When Does Carrying a Handgun, Turn into a Liability?
I just watched a video on Reddit that showed an elderly man walking through a parking lot, and he was open carrying his everyday carry (EDC) handgun. The one who posted the video asked:
I watched this guy struggle for over a minute trying to step down off a curb. If you have balance issues, maybe open carry isn't a responsible choice.
It's a legitimate question, not just for open carry, but for carrying a handgun in general. So here are some things to consider.
Why carry a handgun —
Why do we carry a handgun? The simple answer is for self-defense. We know the probability of needing to use an EDC gun is low, but because of the stakes, we would rather “have it and not need it than need it and not have it.”
If we carry a firearm to defend life, it's fair to assess if it allows us to do that or if carrying the gun is more of a liability because of our physical condition.
The gun may be a liability —
The man in the video is clearly struggling to keep his balance as he walks through a parking lot. I don't know anything about the man other than what we see in the video. However, it seems that the man may not be able to physically defend against someone who wanted to take his firearm. That is a problem.
It isn’t totally clear, but the firearm doesn’t look like it fits the holster quite right, but I digress.
Some violent criminals consider open carry a challenge and opportunity to get a free gun. Once the dirtbag has the gun, everyone is less safe, especially the person who lost the gun. So is the gun more of a liability? Possibly, even more so when carried openly.
Well, then just carry concealed, right? Possibly.
I've held the same opinion on the topic for years, that open carry should be a right, but that doesn't make it the right choice. But carrying concealed doesn't mean we don't need the ability to retain possession of our gun in a fight. And carrying concealed creates one additional hurdle, accessing the gun.
It's easier to draw a gun when you don't need to clear layers of clothing first. Could it be the man in the video considered that he couldn't draw from concealment, so he decided to carry openly? If this is the case, it begs us to ask the question once again:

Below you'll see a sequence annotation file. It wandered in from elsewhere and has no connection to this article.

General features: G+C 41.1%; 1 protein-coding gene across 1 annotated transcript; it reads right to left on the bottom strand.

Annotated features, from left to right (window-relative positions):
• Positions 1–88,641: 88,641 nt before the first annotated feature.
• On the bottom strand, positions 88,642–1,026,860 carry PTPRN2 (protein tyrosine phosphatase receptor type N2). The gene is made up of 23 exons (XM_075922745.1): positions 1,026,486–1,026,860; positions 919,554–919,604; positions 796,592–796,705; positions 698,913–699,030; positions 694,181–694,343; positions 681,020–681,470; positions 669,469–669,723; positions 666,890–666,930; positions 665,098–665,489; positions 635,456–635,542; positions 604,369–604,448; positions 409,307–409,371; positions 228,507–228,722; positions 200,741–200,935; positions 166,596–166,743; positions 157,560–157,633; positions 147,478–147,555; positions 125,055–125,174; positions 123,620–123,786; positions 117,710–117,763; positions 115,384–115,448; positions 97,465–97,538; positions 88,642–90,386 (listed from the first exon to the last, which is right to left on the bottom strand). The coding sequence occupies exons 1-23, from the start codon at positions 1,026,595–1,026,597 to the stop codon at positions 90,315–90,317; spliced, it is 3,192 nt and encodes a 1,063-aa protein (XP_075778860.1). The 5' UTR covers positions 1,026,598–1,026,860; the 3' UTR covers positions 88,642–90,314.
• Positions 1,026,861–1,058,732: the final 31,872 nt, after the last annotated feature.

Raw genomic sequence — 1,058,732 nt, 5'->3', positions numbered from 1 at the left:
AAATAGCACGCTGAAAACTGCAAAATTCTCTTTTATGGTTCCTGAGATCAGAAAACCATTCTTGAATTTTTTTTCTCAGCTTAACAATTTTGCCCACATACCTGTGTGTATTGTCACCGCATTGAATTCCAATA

Is the gun more of a liability than an asset?
This challenge doesn't just apply to the elderly. Consider if you've had an injury that puts your primary hand in a cast? Do you feel comfortable swapping to a support-hand holster and carrying it that way? Can you skillfully defend or draw the gun in that condition? Maybe you can, but more goes into that decision than practicing firing with your off-hand on the range.
Each person must assess their abilities and determine the answer to that question.
Consider gun disarms —
This is just one video of a recent gun disarm. I don't think the person in this video was carrying the gun openly, rather I think it just was visible when her jacket rode up. Once the bad guy had the gun, he could have used it against anyone. It's something to consider.
The other side of the argument —
You're not wrong to say, wait, doesn't it make sense that the most vulnerable have a tool like a handgun to even the odds? After all, the man in the video likely can't protect against a thug's physical attack, and a gun may be his only option.
Deciding when the drawback of carrying outweighs the benefits is a subject that requires an individual assessment. Provided the person has mental clarity, they should be the one who makes that decision.